When putting what you learned into practice on the job, how often do you find yourself wondering, “Wait, how do I do this again?” after finishing a training exercise? When attendance drops and productivity decreases, the time invested in the training seems pointless.
In order to create learning experiences that actually produce results – that is, shifts in behavior and enhanced performance on the job – it is helpful to keep a list of best practices in instructional design handy. Here is a quick rundown:
The first time someone tries something is never the time they succeed. Possessing an intellectual grasp of theoretical frameworks and specialized terminologies does not necessarily translate into practical competence.
If this were the case, medical students and graduates could immediately begin practicing medicine without first completing an internship. That makes sense; why wouldn’t they?
They should be ready for the real world after four years of rigorous medical school, right?
Whether or not they feel prepared to lead an open heart surgery is a question you can ask any first-year surgical resident. Consider whether you’d feel comfortable with an open heart surgery being led by a first-year surgical resident.
True, even for medical professionals, regular practice is essential for mastery. Because of the critical nature of clinical experience, residents are required to meet quotas in order to earn their medical licenses.
In order to learn in a social setting, it is necessary to exchange knowledge. Sharing knowledge helps people remember it better because it’s repeated.
Whether formal or informal, learning networks, small-group activities, and on-the-job mentoring give students a chance to ask questions and get answers from their peers, all while creating memorable learning experiences.
When you step back and look at learning as a whole, it can be a lot to take in. Microlearning is a teaching strategy that divides large chunks of material into smaller ones so that students can focus on mastering a single topic before moving on. The whole is built up from smaller parts over time.
Organize your course so that students can finish it in manageable chunks.
We may try, but the human brain is simply not capable of performing multiple tasks at once. Those who think they can multitask are really just rapidly switching between two activities.
Every time this happens, your brain takes a hit, and you may experience some cognitive switching costs. When the brain has to reboot, it loses time and forgets things. Learners can concentrate better if you design the lesson with that in mind.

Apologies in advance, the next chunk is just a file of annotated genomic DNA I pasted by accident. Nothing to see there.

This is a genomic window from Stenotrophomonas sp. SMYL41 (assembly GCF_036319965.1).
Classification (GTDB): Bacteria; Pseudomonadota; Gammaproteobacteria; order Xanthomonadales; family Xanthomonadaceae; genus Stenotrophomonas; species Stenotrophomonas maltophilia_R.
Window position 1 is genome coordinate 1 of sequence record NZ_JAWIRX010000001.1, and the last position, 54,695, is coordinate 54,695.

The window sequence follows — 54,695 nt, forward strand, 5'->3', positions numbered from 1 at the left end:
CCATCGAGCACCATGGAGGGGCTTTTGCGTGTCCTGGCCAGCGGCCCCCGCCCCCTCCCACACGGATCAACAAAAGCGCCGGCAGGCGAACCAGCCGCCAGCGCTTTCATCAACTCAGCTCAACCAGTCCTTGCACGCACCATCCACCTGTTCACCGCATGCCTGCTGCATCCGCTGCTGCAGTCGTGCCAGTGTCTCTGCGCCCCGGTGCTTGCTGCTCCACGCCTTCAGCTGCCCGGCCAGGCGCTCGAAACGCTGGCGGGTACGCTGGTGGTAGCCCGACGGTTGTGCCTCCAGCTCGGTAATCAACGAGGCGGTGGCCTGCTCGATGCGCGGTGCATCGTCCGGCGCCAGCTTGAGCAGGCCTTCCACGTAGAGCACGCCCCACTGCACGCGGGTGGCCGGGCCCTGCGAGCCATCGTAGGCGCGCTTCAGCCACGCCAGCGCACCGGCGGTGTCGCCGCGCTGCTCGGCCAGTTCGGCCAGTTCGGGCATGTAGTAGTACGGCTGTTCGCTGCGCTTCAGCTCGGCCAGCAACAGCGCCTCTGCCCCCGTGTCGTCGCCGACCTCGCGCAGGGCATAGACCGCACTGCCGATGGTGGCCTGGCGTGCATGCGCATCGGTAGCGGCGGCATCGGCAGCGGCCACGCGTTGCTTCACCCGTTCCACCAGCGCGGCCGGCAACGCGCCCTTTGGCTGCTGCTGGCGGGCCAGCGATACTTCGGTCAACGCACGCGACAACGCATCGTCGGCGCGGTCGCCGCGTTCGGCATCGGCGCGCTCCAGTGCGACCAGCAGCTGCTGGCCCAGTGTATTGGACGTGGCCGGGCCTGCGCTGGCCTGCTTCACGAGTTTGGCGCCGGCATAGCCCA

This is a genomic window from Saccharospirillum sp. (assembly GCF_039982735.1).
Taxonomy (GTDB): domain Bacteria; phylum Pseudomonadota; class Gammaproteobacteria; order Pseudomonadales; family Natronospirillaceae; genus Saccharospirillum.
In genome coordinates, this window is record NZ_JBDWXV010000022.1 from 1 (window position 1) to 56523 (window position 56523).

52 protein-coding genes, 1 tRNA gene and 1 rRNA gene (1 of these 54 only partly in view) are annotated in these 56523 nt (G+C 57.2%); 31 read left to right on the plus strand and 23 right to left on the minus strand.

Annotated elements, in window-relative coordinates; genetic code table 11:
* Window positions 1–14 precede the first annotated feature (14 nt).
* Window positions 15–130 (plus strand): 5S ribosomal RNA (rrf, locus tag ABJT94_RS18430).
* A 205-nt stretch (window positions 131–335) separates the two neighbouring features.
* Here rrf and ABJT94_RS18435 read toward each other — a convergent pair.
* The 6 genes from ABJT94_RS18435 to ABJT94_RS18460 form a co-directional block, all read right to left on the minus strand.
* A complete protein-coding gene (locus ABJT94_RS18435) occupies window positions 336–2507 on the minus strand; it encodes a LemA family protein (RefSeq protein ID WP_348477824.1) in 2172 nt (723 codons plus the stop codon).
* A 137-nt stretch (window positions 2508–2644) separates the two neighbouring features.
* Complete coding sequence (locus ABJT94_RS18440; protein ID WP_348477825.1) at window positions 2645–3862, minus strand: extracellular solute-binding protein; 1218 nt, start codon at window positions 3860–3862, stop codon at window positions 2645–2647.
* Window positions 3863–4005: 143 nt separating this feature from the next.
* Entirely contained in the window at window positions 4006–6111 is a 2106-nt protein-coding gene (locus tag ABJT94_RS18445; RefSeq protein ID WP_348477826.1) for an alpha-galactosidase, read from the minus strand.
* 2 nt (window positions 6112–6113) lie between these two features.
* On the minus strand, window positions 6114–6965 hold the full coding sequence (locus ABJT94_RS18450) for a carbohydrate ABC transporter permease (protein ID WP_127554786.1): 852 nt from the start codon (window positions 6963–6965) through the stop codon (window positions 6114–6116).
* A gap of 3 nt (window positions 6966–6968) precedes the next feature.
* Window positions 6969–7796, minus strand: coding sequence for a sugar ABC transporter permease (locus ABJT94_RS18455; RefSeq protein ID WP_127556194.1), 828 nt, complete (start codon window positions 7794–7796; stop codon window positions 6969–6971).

Facilitate education In terms of education, sight is unrivaled. This doesn’t mean you should just put everything on a PowerPoint.
This means that you should make use of visual aids like videos, posters, flow charts, flashcards, and the like to maintain your student’s attention.
Make sure your students have access to highlighters, pens, and pencils if you’re using this strategy in the classroom so they can color code or manually recreate visuals they’ve seen.
You probably remember from your own school days that cramming doesn’t lead to lasting success. Distribute your study time to maximize long-term memory retention.
Taking a short break in the middle of a task can help students retain more of what they’ve learned, according to research.
If you want to learn something, it’s better to spend 20 minutes on it every day than to spend two hours on it once a week. Try not to just give your entire brain to the audience.
Using in-class formative assessments frequently is a great way to monitor your own effectiveness as a teacher. Student feedback, like reflective writing, can help you improve as a teacher.
You can use a wide variety of question types, including surveys, questionnaires, exit tickets, open-ended inquiries, and game-based quizzes, to create formative assessment tasks for your students. Ask the following two questions at the end of class:
What did you take away from this experience?
Specifically, what did you find challenging to comprehend?
Use gamification resources to make your own gamified quizzes that you can administer live to your entire class or distribute as homework for students to complete at their own pace.
In the Reports tab of each of these programs, you can examine comprehensive data on each student’s development and achievement. On some of these sites, you can even email or text parent-teacher conference summaries to them.
The central tenet of student-centered pedagogy is the encouragement of student’s voice or the act of allowing students the opportunity (along with the corresponding duty) to share their thoughts on and contribute to the classroom and course-wide decisions that affect their education.
When students feel heard and have agency over their education, they flourish.
In exchange for the opportunity to hear their opinions, students must accept responsibility for their education.
You can give students a stronger voice by having them use one of the many online tools and platforms available.
Certificate programs give students an additional tool for achieving academic success. In contrast to cumulative grade point averages and semester marks, certifications are independent indicators of achievement that students can keep regardless of their overall academic performance.
Certifications give students a sense of accomplishment that is similar to that of earning college credit. This clearly defined success can increase self-esteem, dedication, and morale.